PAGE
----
President Trump on Sunday tweeted yet again about NFL players who do not stand for the national anthem, asking the league to “fire or suspend” them.– Photo credit: Baltimore Sun
Amid the controversy surrounding President Trump suggesting NFL team owners should fire any player who protests during the national anthem, a more serious legal matter comes to the fore and could create severe legal implications for Trump.
Did President Trump in his speech before the Huntsville, Alabama rally commit a federal crime? More significant to the question with implications of a possible crime—could Trump’s tweets be used as evidence to argue a case of a federal crime?
Is it fairly reasonable to state that the tweets are also arguably in violation of 18 U.S. code § 227, which prohibits the president (among others), from “attempting to influence or interfere” in a private company’s labor matter, to urge a “political” firing?
Is President Trump’s urging of the firing of such a private company employee (union covered, collective bargaining agreement governed) —”centered on protected political first amendment expression.”
Fact—It is a Federal crime for a Federal officer, including the president, to influence the hiring or firing decisions of a private company due to political reasons.
On the heels of Trump’s speech at the Alabama rally, he walked the razor’s edge—many voicing concerns via social media and the airwaves that President Trump has broken the law or has come very close to it.
Their chief argument—President Trump called for professional sports team players to be fired in the event they “kneel” or “sit” during the National Anthem. Many in the legal arena state this is ‘not’ a federal crime.
If the president expands his suggestion by threatening to “suspend” the Federal contract or FBI/DHS protection or security coordination with the NFL or NBA or NHL or MLB until such players are fired, Trump will have violated Federal law. This law includes fine and prison up to 15 years.
The legal ramifications should sound an alarm for Trump’s Department of Justice. Trump’s rant to fire NFL players kneeling during the national anthem should also have the legal experts within the White House, and other legal, sports law “experts” examining the statute 18 USC §227, specifically section (a) (1) of the relevant statute, which requires:
[takes or withholds, or offers or threatens to take or withhold, an official act]
Looking further into the language of the relevant statute;
U.S. Code § 227 – Wrongfully influencing a private entity’s employment decisions by a Member of Congress or an officer or employee of the legislative or executive branch:
(a) Whoever, being a covered government person, with the intent to influence, solely on the basis of partisan political affiliation, an employment decision or employment practice of any private entity—
(1) takes or withholds, or offers or threatens to take or withhold, an official act, or
(2) influences, or offers or threatens to influence, the official act of another,
shall be fined under this title or imprisoned for not more than 15 years, or both, and may be disqualified from holding any office of honor, trust, or profit under the United States.
(b) In this section, the term “covered government person” means—
(1) a Senator or Representative in, or a Delegate or Resident Commissioner to, the Congress;
(2) an employee of either House of Congress; or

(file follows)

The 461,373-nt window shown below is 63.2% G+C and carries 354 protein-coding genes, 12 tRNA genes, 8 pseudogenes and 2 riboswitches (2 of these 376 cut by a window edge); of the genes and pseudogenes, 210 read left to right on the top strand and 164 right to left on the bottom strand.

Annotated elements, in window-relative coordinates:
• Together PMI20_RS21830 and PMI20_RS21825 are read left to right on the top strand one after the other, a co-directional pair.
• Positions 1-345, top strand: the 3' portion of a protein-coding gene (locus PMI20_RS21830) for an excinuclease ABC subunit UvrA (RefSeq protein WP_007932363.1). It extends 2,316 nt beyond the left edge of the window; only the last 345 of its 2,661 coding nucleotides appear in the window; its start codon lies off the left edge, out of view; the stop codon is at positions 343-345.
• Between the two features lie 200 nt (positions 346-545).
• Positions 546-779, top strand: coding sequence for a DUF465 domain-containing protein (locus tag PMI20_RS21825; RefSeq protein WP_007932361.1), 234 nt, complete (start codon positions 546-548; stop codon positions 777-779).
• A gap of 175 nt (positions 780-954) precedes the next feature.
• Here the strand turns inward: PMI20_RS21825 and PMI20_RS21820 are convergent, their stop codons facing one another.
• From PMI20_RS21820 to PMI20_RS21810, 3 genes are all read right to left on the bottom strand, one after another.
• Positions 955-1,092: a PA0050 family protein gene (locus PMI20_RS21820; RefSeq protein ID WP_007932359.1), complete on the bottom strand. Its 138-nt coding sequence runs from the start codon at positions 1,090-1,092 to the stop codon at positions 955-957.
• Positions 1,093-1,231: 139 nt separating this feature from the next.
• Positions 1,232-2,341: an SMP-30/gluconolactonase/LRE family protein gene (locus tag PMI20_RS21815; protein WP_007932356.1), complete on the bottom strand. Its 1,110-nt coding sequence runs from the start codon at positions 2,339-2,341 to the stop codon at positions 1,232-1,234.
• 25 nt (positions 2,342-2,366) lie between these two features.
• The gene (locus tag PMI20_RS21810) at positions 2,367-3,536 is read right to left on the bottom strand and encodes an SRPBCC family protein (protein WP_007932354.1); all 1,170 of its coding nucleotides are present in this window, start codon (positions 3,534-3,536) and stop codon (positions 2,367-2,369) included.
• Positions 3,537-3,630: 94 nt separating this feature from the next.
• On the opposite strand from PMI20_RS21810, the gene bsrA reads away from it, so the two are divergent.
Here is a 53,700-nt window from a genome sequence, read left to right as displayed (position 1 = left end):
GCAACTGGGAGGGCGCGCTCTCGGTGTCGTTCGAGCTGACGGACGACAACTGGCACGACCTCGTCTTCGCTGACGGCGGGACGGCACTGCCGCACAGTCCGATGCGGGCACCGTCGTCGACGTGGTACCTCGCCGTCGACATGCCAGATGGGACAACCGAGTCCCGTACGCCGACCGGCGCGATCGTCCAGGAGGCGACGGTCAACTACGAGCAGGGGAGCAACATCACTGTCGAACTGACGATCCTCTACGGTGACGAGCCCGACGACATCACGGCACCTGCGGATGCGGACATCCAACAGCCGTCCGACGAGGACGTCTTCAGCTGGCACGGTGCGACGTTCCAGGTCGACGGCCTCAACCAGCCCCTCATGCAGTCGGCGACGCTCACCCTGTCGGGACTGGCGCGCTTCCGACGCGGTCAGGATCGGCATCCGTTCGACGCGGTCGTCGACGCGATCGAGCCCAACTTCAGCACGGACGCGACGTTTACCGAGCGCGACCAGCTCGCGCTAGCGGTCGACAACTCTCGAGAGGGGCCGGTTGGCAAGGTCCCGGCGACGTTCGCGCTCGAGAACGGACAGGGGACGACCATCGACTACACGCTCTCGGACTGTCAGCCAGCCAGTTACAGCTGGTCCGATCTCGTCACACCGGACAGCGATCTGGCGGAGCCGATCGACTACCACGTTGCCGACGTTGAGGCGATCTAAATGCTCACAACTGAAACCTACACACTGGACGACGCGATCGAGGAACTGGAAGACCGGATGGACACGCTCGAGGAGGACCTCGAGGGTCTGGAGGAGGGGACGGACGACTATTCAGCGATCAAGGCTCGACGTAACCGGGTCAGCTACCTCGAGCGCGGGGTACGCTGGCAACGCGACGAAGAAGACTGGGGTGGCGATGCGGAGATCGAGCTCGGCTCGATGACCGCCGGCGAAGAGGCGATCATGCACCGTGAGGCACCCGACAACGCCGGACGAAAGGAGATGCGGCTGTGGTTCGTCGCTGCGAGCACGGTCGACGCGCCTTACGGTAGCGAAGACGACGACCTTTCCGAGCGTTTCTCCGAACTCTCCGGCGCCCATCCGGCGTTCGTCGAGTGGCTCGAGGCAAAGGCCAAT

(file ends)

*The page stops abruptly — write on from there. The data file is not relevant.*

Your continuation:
(3) the President, Vice President, an employee of the United States Postal Service or the Postal Regulatory Commission, or any other executive branch employee (as such term is defined under section 2105 of title 5, United States Code).
Regarding the legal ramifications, a question of Trump committing a federal crime could be weighted and measured against the varying principles surrounding what or who is deemed exempt from federal anti-trust laws. What was the intent of Trump and does the NFL franchise fall into the category of a “private company.”
“It is a Federal crime for a Federal officer, including the President, to try to influence the hiring or firing decisions of a private company due to political reasons.”
Addressing whether Trump has violated any laws— his rant about the NFL players hangs in the balance of how one interprets the law, and without question, Trump comes very close to breaking this law.
He has already called for the NFL players firing if they “sit” or “kneel” during the National Anthem. That itself may not be interpreted by some legal experts as a crime. However; if Trump expands his suggestion of firing NFL players by threatening to suspend Federal contracts or FBI/DHS protection or security coordination with the NFL, NBA, NHL or MLB until players are fired, the president will have violated Federal law.
The specific statute—18 U.S. Code § 227 – Wrongfully influencing a private entity’s employment decisions by a Member of Congress or an officer or employee of the legislative or executive branch—as it relates to President Trump’s actions includes fine and prison up to 15 years.
The National Football League is a professional American football league consisting of 32 teams, divided equally between the National Football Conference and the American Football Conference
Founded in 1920, the NFL, formerly known as the American Professional Football Conference (1920-1921), is headquartered in New York City and considered the most popular sports league in North America.
The NFL is a tax-exempt, publicly traded company and According to Forbes, the value of the 32 NFL teams combined is about $45.7 billion. On average, this is 4.8 times annual revenue. Compare this to Manchester United, which is publicly traded (NYSE: MANU).
Related information on the NFL and Trump:
- Roger Goodell calls out Donald Trump for making divisive comments about the NFL
- 14 Billionaire NFL Team Owners Speak Out Against Trump’s Negative NFL Comments
- List of NFL Billionaire Owners
- NFL’s Richest Owners
LeNora Millen 09-25-17